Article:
How to Deal with a Fasting Coworker in Ramadan - Muslims spend the month of Ramadan to purify their souls and get closer to God during this holy time.
Muslims refrain from food during daylight hours during the month of Ramadan. If you have a Muslim employee, you may be afraid to eat in front of them or say something that would offend them.
However, you shouldn't be concerned about offending your coworker because they appreciate it when their coworkers take an interest in Ramadan.
It's okay to inquire about something you don't understand. Muslims, on the other hand, enjoy discussing these matters.
When a Muslim employee is fasting during Ramadan, it's always appreciated if you acknowledge it.
Many inquiries are okay, but some statements and acts are best avoided when a coworker is fasting.
Here are eleven things you should never say or do to a fasting coworker, introduced by Dr. Job.
1- Do not force a colleague to join you for lunch.
As long as you don't ask your coworker to eat or drink during Ramadan, it's okay to inquire about fasting.
Read also, 10 Tips to Fly Through A Workday In Ramadan
Some Muslims may also be reluctant to attend a required lunch gathering for the same reasons. Ask your coworker whether they like lunch meetings to be held at a different time and suggest rescheduling them.
2- Keep the dialogue focused.
Everyone enjoys a good joke or two. Even if the motive is good, it's advisable to avoid these interactions throughout the holy month.
That isn't because your Ramadan-fasting coworker or friend lost their sense of humor.
One may enjoy the maximum spiritual and psychological benefits of fasting by keeping a clear head throughout the month. That means that you should avoid any unpleasant speech at all costs.
3- If you’re a manager, don’t automatically assume that a coworker doesn’t want accommodations.
While most fasting employees don't expect any special considerations, talking to a coworker about their fasting can help lighten the load.
You could, for example, allow employees who stay through lunch to leave an hour early or increase the number of work-from-home days available.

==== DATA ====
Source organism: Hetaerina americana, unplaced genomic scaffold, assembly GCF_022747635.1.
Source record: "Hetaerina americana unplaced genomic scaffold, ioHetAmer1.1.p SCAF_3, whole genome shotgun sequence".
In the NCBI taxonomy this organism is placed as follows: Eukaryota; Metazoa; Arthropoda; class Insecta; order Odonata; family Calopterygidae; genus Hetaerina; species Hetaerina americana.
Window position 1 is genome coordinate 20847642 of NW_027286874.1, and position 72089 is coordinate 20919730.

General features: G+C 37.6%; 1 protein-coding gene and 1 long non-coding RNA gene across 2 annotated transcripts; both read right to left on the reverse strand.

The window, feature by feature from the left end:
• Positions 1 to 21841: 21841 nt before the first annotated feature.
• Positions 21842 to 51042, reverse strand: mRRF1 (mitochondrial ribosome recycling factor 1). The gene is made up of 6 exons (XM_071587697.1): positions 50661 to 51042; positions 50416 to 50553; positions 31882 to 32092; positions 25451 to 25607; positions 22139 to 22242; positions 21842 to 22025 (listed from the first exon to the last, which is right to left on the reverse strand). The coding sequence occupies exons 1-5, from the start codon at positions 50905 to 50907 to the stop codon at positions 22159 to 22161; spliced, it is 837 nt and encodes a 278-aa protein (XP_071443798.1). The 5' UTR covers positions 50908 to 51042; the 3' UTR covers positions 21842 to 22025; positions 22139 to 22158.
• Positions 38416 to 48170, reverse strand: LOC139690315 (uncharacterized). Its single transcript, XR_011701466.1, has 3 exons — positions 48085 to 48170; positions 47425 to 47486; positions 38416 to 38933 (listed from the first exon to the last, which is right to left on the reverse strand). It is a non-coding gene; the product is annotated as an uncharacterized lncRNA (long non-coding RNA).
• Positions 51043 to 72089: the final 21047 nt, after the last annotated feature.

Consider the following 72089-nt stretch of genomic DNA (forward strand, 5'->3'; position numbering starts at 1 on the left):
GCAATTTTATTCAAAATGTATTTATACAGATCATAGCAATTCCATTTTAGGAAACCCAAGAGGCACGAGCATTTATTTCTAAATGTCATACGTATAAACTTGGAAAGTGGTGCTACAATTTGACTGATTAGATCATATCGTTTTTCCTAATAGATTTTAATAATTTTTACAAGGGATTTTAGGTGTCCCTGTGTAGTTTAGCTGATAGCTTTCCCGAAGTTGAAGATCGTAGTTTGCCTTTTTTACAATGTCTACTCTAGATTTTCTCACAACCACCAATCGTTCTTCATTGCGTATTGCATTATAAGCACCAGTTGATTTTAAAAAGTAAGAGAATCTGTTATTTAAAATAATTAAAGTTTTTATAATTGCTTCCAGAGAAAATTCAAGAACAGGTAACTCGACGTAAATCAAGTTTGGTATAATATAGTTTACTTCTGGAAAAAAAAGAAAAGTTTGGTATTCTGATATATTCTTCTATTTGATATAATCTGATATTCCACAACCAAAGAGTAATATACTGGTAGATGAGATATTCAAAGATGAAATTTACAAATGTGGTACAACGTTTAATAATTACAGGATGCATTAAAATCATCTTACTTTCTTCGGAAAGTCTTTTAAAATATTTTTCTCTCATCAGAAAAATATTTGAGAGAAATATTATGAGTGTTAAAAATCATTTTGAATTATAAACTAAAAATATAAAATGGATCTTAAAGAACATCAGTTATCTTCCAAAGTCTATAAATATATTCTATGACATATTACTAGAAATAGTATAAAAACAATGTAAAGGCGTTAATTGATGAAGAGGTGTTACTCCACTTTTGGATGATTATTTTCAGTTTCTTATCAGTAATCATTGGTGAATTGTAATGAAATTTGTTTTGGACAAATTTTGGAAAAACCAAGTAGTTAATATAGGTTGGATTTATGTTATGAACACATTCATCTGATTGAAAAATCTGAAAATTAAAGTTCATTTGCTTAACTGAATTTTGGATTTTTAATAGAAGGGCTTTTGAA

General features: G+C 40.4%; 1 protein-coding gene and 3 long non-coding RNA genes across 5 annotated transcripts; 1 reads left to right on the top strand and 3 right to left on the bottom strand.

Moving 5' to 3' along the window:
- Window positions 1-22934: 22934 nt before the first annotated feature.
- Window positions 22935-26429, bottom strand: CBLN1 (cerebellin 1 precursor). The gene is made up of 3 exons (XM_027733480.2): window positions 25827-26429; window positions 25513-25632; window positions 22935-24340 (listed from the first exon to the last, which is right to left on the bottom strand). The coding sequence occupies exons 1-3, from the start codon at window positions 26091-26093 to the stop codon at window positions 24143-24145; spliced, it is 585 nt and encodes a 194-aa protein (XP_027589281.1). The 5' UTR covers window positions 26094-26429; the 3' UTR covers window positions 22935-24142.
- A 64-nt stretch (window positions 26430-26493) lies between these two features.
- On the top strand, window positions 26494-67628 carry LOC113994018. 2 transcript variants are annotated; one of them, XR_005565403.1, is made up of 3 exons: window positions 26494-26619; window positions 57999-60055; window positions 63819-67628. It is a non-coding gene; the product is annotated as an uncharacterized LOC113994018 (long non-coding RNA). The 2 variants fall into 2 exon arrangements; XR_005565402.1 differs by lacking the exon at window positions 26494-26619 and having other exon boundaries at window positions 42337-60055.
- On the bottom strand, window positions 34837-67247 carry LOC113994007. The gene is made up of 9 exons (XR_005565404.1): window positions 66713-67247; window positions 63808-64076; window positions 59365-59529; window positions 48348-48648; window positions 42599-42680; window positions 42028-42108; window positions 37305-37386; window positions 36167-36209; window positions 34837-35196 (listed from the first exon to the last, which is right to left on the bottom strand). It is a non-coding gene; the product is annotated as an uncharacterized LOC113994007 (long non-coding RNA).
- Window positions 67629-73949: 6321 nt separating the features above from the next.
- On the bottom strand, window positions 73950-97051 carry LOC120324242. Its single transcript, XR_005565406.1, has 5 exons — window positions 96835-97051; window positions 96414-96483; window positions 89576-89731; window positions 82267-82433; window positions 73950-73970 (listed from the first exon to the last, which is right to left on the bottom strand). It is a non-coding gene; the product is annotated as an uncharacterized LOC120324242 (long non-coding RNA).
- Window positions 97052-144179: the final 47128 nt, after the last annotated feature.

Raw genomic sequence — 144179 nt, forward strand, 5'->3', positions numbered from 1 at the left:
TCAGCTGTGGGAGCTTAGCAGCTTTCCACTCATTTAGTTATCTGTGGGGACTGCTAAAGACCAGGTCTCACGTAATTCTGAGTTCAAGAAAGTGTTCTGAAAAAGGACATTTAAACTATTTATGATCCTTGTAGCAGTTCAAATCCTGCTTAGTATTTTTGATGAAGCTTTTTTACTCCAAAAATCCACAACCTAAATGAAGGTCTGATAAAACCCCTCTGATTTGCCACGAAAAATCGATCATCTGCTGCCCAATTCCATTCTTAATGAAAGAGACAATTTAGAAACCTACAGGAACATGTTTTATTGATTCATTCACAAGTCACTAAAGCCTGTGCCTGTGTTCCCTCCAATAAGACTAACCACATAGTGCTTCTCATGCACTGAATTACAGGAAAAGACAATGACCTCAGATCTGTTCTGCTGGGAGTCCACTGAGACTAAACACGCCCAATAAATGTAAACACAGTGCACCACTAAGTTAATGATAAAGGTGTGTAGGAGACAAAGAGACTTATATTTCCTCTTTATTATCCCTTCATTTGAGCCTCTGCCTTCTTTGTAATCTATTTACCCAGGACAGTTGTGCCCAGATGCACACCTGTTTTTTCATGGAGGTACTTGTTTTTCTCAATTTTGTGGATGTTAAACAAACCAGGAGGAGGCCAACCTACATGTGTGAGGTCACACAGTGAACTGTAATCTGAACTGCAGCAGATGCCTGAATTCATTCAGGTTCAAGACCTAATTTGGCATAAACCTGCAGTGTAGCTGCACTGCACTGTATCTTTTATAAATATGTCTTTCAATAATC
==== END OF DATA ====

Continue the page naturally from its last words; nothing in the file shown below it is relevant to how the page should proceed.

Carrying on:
4- Do not inquire why a female coworker is not fasting.
Muslim women do not fast during their periods, and menstrual cycles aren't the best topic of conversation in the workplace.
Illness and travel are two more common excuses for Muslims not to observe a day of prayer and fasting.
Unless they bring it up voluntarily, it's best not to nudge a coworker who generally fasts but isn't.
5- During online meetings, put food and drinks away.
Ramadan etiquette should not be ignored because Zoom is our new best buddy at work.
In the presence of fasting coworkers, it is advisable to refrain from eating and drinking.
Make careful to turn off your camera before you take a sip of coffee.
6- It’s forbidden to smoke during Ramadan.
Fasting Muslims aren't the only ones who find the first few days of Ramadan challenging. It will take even non-Muslim coworkers a few days to get used to the month's cultural routines, like the smoking break.
Fasting people are not allowed to smoke.
If you value the time you spend with your fasting friend, do not smoke in front of them.
7- Don’t be scared to ask if you can join them for Iftar.
The month of Ramadan is traditionally a time for getting together with friends and family. Friends and family gather for iftars or breaking the fast.
Many Muslim homes celebrate Eid al-Fitr after the month.
Iftar is an opportunity to learn more about your colleague's religion. Try to use Ramadan as a stage for increased understanding and enhancing team dynamics.
8- Don’t get drawn into petty arguments.
"ana sayim" is a frequent Arabic term used throughout the holy month.
When you fast, you aren't only abstaining from food from sunrise to sunset for a while.
Avoiding activities and behaviors that aren't spiritually uplifting is the goal.
As a statement of intent, "I'm fasting" is more of a polite excuse than a declaration.
People frequently say this phrase to break the conflict when a discussion gets out of hand.
That highlights the necessity of avoiding or preventing starting conflicts or tense confrontations.
Don't be offended if you're confronted with an "I'm fasting" response. It's merely saying, "I'm feeling a little annoyed."
9- Asking if a fasting coworker washed their teeth this morning is rude.
Unpleasant breath caused by infrequent meals is a drawback of prolonged fasting.
Many Muslim coworkers may choose to keep their distance or remain silent throughout the day.
Try not to call out the stench to them or others behind their backs in a critical manner if you encounter it when you are engaging with them.
10- Always accept an invitation to Iftar.
When asked whether you'd like to join a friend or coworker for Iftar, an enthusiastic yes should always be your response.
If you're asked to come over for Iftar, it's not the same as being invited for a nice lunch.
This desire to share the sacred moment when your first date is eaten and a glass of water taken at the end of a fasting day shows how cherished your connection is.
11- “Can’t you even drink water?”
It's not disrespectful to ask someone whether they "can't even drink water," but Muslims have probably heard this question before. Muslims fast during daylight hours and collect their drinking water in the hours before sunrise and after sunset.